The narrator tells the story of Bayardo San Roman, the bridegroom of Angela Vicario. Bayardo arrives in August, six months before his eventual marriage. He is about thirty years old, but seems younger because he has a slim waist and golden eyes. He says he has come to find someone to marry.
He first sees Angela when she is crossing the town square with her mother, dressed in clothes of mourning; the two of them are carrying baskets of artificial flowers. The next time Bayardo sees her, she is singing out the numbers to a raffle at a town event. He buys all of the raffle tickets and wins a music box inlaid with mother-of-pearl, which he then has delivered to her house as a gift. She never discovers how he found out it was her birthday.
The Vicarios are a family "of scant resources." Poncio Vicario is a goldsmith, but has lost his sight from doing so much fine work. Purisima del Carmen, Angela's mother, had been a schoolteacher until she married. Angela is the youngest and the prettiest of the family. Pura Vicario wants Bayardo San Roman to identify himself properly; to gain her approval, he introduces his whole family. The family drives to the village in a Model T Ford. Bayardo's mother, Alberta Simonds, is a mulatto woman from Curacao, who in her youth had been proclaimed the most beautiful woman in the Antilles. He has two young sisters, and his father is famous: General Petronio San Roman, hero of the civil wars of the past century.
Angela does not want to marry Bayardo. Their engagement only lasts four months. Bayardo asks Angela what house she likes best, and she replies that she liked the farmhouse belonging to the widower Xius, which is on a windswept hill and overlooks the purple anemones of the marshes. The widower insists that the house wasn't for sale, but Bayardo keeps offering more and more money until Xius gives in.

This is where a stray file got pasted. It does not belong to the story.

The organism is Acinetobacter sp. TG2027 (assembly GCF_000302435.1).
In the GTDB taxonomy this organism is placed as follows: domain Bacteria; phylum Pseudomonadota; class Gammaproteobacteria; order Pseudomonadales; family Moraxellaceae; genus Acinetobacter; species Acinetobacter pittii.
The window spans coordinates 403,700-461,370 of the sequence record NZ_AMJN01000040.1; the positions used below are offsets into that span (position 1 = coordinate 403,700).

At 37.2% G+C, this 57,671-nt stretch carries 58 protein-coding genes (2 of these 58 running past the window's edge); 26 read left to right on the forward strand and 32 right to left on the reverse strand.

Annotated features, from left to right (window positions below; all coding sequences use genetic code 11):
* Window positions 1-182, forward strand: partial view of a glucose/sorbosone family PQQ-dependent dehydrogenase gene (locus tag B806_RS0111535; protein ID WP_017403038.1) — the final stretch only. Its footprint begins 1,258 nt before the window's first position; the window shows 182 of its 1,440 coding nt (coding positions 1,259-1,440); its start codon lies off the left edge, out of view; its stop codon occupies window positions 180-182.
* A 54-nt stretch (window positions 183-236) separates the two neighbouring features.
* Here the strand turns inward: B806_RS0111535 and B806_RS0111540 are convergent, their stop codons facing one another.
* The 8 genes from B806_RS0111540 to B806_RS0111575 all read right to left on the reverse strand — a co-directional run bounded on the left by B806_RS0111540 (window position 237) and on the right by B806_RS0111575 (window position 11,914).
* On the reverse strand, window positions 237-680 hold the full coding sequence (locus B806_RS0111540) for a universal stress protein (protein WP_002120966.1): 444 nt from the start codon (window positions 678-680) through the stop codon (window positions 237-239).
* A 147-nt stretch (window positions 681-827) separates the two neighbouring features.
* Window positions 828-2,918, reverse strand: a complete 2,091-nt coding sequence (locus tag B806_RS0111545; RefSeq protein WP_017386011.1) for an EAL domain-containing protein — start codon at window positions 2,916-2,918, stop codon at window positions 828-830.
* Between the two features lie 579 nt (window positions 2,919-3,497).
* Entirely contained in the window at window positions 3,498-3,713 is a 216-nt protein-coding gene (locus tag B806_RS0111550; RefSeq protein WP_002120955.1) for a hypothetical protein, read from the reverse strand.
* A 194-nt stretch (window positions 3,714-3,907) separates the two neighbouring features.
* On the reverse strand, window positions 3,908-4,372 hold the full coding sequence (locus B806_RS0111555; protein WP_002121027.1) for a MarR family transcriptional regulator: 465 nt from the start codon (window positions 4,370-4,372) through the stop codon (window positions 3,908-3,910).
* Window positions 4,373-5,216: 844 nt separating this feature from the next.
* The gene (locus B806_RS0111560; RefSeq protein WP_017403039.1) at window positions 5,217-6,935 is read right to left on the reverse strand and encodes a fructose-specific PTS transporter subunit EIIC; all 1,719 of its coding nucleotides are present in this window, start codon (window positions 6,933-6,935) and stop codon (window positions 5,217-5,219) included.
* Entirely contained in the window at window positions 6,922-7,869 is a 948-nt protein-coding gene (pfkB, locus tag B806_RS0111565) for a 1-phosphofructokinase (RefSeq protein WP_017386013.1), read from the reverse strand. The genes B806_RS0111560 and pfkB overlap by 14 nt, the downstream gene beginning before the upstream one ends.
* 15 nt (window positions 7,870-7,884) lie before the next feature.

Nobody knows that Angela isn't a virgin. They have a huge wedding, with extravagant gifts and days and nights of dancing and revelry. The narrator says that he and his brother, Luis Enrique, along with Cristo Bedoya, were with Santiago Nasar all the time, at the church and after at the festival. The four of them had grown up together, and it was hard to believe that one of them could have had such a big secret.
The narrator has a confused memory of the festival—he remembers proposing to marry Mercedes Barcha as soon as she finished primary school. At six in the afternoon, the bride and groom take their leave and drive to their new house. The narrator, Luis, Cristo and Santiago all went to Maria Alejandrina Cervantes' house, where the Vicario brothers also went and were singing and drinking.
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